# The Naked Scientists Forum

### Author Topic: Any experts know how to solve this problem?  (Read 3202 times)

#### alternativess

• First timers
• Posts: 4
##### Any experts know how to solve this problem?
« on: 26/08/2005 20:32:24 »

#### David Sparkman

• Sr. Member
• Posts: 234
##### Re: Any experts know how to solve this problem?
« Reply #1 on: 27/08/2005 02:52:11 »
It has been too long and I forgot all the equations, but the above circuit is equalivant to a single 720 ohm resistor. That much I remember.
1/2000 + 1/3000 + 1/1800 = 18/36000 + 12/36000 + 20/36000 = 50/36000. Invert and reduce = 720 ohms total resistance.

David
« Last Edit: 27/08/2005 02:57:41 by David Sparkman »

#### simeonie

• Sr. Member
• Posts: 351
##### Re: Any experts know how to solve this problem?
« Reply #2 on: 27/08/2005 12:03:26 »
OH CRUD! That isn't G.C.S.E work is it? If so I am going to fail because I haven't a clue about all that.

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#### David Sparkman

• Sr. Member
• Posts: 234
##### Re: Any experts know how to solve this problem?
« Reply #3 on: 27/08/2005 12:50:28 »
It seems to be rudimentry electricty that I learned in 7th grade, some in class, some just from a book on electricty. Since V=IR and overall resistance is 720 ohms it follows that -30 Volts =i3*720 ohms or I3 = -30/720. Solve for each part of the circuit, and add the amperage to see if everything matches (within rounding error). Lets see that would have been a tough problem for 7th grade algebra. The only thing I don't remember is the power equation. I think it was I^2 * R.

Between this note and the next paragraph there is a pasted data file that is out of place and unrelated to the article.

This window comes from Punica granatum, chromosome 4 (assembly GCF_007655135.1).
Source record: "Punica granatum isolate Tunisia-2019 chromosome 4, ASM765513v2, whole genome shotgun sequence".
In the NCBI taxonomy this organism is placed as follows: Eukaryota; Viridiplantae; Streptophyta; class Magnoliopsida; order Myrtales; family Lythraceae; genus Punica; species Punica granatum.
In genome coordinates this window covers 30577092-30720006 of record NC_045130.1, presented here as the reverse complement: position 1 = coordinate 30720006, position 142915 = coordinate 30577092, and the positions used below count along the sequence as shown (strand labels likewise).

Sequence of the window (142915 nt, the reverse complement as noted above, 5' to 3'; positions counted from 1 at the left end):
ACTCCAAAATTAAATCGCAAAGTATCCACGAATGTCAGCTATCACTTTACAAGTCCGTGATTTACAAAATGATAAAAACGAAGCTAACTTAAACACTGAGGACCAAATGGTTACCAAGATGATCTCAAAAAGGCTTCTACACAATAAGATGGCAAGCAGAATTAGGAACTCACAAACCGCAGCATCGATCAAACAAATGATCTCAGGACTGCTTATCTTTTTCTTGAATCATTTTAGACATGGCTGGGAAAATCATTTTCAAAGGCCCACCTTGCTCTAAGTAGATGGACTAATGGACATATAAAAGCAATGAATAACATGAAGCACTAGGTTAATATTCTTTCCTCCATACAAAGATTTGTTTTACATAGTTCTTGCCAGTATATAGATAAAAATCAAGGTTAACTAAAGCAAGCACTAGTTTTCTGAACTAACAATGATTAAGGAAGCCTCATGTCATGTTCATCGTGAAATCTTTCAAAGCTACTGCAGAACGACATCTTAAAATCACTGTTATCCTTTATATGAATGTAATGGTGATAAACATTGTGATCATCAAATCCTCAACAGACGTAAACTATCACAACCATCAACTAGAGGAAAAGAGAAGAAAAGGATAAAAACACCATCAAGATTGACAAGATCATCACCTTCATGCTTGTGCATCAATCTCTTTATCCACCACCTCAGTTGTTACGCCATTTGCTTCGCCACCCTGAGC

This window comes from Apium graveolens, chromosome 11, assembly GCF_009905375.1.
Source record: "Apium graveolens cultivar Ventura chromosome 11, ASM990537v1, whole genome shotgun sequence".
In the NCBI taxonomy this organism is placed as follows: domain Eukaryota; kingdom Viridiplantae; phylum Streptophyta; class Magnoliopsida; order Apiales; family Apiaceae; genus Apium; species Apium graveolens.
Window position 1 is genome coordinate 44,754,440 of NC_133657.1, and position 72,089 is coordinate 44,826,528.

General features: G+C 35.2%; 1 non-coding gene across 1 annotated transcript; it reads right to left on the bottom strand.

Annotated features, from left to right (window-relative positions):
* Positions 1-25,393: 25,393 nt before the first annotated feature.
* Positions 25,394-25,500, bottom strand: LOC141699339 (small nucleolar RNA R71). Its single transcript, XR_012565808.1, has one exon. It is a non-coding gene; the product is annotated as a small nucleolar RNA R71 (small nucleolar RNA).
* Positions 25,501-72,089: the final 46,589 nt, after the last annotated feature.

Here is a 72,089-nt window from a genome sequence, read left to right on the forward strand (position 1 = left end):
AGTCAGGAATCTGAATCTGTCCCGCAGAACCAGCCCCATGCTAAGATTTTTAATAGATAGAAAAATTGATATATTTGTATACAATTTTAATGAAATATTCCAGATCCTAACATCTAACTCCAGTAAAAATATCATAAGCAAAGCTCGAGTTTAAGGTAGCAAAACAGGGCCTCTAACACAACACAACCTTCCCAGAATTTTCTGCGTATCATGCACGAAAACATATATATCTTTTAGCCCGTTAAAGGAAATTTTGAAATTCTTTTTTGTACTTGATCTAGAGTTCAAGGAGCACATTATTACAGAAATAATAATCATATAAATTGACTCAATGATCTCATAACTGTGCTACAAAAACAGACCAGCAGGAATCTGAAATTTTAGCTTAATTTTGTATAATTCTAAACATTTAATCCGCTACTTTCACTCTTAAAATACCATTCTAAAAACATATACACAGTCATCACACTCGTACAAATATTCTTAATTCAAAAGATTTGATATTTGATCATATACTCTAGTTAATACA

To explain for those who didn't get the first part, resistance in series is addative. Resistance in parellel follows a simple rule of adding the inverse and reinverting.

Say you have a 2 ohm and a 3 ohm resistor in parellel. Most of the current will go though the 2 ohm resistor, but the effect will be a resistance that is lower than both the 2 and the 3 ohms. Take the inverse of each and you get 1/2 and 1/3 and sum them for 5/6. Reinvert the result for your answer of 6/5 or 1.2 ohms resistance.

David
« Last Edit: 27/08/2005 12:57:34 by David Sparkman »

#### alternativess

• First timers
• Posts: 4
##### Re: Any experts know how to solve this problem?
« Reply #4 on: 27/08/2005 16:51:47 »
Thanks David

#### gsmollin

• Hero Member
• Posts: 749
##### Re: Any experts know how to solve this problem?
« Reply #5 on: 29/08/2005 16:26:30 »
Alternativess, this is your second circuits question. Are you conning us into doing your homework? Really, that won't help you at exam time.

"F = ma, E = mc^2, and you can't push a string."

#### The Naked Scientists Forum

##### Re: Any experts know how to solve this problem?
« Reply #5 on: 29/08/2005 16:26:30 »